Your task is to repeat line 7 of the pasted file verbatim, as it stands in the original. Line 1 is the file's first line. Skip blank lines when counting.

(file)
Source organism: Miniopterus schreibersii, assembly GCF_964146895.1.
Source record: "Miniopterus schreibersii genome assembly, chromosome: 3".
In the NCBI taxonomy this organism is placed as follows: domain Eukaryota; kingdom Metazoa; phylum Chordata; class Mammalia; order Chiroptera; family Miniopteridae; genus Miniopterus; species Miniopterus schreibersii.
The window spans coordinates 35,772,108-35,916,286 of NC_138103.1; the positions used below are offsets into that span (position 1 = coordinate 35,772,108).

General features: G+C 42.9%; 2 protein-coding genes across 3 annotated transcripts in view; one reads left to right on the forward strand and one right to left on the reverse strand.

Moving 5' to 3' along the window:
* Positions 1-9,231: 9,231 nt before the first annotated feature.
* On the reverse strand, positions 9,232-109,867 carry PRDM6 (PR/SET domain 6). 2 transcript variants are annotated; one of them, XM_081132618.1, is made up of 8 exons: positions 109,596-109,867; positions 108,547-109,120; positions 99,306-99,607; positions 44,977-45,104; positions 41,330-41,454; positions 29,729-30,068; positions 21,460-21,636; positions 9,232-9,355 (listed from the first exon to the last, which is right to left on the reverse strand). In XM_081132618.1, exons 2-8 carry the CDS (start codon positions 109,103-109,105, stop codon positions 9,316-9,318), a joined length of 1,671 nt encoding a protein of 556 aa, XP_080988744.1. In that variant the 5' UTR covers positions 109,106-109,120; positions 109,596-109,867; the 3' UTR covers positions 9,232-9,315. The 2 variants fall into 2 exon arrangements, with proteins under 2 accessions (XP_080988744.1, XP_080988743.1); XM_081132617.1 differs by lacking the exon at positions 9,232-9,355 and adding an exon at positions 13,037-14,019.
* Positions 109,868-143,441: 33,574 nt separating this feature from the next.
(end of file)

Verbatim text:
* Positions 1-9,231: 9,231 nt before the first annotated feature.